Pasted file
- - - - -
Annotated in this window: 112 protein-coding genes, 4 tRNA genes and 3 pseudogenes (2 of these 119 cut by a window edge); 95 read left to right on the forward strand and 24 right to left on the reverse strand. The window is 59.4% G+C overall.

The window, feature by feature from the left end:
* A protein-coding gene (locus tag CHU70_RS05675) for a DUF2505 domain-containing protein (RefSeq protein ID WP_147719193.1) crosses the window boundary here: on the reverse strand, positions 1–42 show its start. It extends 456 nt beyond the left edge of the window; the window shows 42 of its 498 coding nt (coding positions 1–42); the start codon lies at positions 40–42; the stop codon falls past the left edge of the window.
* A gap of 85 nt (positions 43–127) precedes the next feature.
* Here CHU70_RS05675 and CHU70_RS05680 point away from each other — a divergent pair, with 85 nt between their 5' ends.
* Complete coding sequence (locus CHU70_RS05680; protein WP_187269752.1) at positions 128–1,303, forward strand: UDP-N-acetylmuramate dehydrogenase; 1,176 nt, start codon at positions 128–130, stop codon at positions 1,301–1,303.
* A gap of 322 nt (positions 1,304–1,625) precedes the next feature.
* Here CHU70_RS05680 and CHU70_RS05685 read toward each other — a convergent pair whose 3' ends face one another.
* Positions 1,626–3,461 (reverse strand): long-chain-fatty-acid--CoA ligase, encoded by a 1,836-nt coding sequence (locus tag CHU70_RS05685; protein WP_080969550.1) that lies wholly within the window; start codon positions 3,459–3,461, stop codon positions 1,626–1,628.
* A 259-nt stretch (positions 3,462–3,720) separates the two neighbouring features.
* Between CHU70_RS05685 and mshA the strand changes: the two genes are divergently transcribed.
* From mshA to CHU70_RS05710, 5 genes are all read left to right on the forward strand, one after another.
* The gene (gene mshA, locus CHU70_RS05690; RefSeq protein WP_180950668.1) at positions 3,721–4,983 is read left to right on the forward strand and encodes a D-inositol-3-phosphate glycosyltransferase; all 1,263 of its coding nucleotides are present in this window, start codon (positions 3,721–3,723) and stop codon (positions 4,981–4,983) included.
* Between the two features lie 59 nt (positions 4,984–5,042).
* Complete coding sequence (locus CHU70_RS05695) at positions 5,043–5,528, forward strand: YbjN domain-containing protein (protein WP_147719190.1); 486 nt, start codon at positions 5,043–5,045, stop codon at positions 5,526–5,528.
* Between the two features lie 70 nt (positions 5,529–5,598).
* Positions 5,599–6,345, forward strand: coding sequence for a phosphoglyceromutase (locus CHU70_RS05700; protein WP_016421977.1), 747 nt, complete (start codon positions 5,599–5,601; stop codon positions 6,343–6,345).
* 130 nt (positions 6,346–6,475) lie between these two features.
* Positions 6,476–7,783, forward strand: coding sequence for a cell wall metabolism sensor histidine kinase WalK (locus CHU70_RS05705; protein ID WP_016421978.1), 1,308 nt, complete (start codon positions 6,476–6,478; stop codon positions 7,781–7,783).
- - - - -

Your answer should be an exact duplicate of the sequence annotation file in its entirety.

Annotated in this window: 112 protein-coding genes, 4 tRNA genes and 3 pseudogenes (2 of these 119 cut by a window edge); 95 read left to right on the forward strand and 24 right to left on the reverse strand. The window is 59.4% G+C overall.

The window, feature by feature from the left end:
* A protein-coding gene (locus tag CHU70_RS05675) for a DUF2505 domain-containing protein (RefSeq protein ID WP_147719193.1) crosses the window boundary here: on the reverse strand, positions 1–42 show its start. It extends 456 nt beyond the left edge of the window; the window shows 42 of its 498 coding nt (coding positions 1–42); the start codon lies at positions 40–42; the stop codon falls past the left edge of the window.
* A gap of 85 nt (positions 43–127) precedes the next feature.
* Here CHU70_RS05675 and CHU70_RS05680 point away from each other — a divergent pair, with 85 nt between their 5' ends.
* Complete coding sequence (locus CHU70_RS05680; protein WP_187269752.1) at positions 128–1,303, forward strand: UDP-N-acetylmuramate dehydrogenase; 1,176 nt, start codon at positions 128–130, stop codon at positions 1,301–1,303.
* A gap of 322 nt (positions 1,304–1,625) precedes the next feature.
* Here CHU70_RS05680 and CHU70_RS05685 read toward each other — a convergent pair whose 3' ends face one another.
* Positions 1,626–3,461 (reverse strand): long-chain-fatty-acid--CoA ligase, encoded by a 1,836-nt coding sequence (locus tag CHU70_RS05685; protein WP_080969550.1) that lies wholly within the window; start codon positions 3,459–3,461, stop codon positions 1,626–1,628.
* A 259-nt stretch (positions 3,462–3,720) separates the two neighbouring features.
* Between CHU70_RS05685 and mshA the strand changes: the two genes are divergently transcribed.
* From mshA to CHU70_RS05710, 5 genes are all read left to right on the forward strand, one after another.
* The gene (gene mshA, locus CHU70_RS05690; RefSeq protein WP_180950668.1) at positions 3,721–4,983 is read left to right on the forward strand and encodes a D-inositol-3-phosphate glycosyltransferase; all 1,263 of its coding nucleotides are present in this window, start codon (positions 3,721–3,723) and stop codon (positions 4,981–4,983) included.
* Between the two features lie 59 nt (positions 4,984–5,042).
* Complete coding sequence (locus CHU70_RS05695) at positions 5,043–5,528, forward strand: YbjN domain-containing protein (protein WP_147719190.1); 486 nt, start codon at positions 5,043–5,045, stop codon at positions 5,526–5,528.
* Between the two features lie 70 nt (positions 5,529–5,598).
* Positions 5,599–6,345, forward strand: coding sequence for a phosphoglyceromutase (locus CHU70_RS05700; protein WP_016421977.1), 747 nt, complete (start codon positions 5,599–5,601; stop codon positions 6,343–6,345).
* 130 nt (positions 6,346–6,475) lie between these two features.
* Positions 6,476–7,783, forward strand: coding sequence for a cell wall metabolism sensor histidine kinase WalK (locus CHU70_RS05705; protein ID WP_016421978.1), 1,308 nt, complete (start codon positions 6,476–6,478; stop codon positions 7,781–7,783).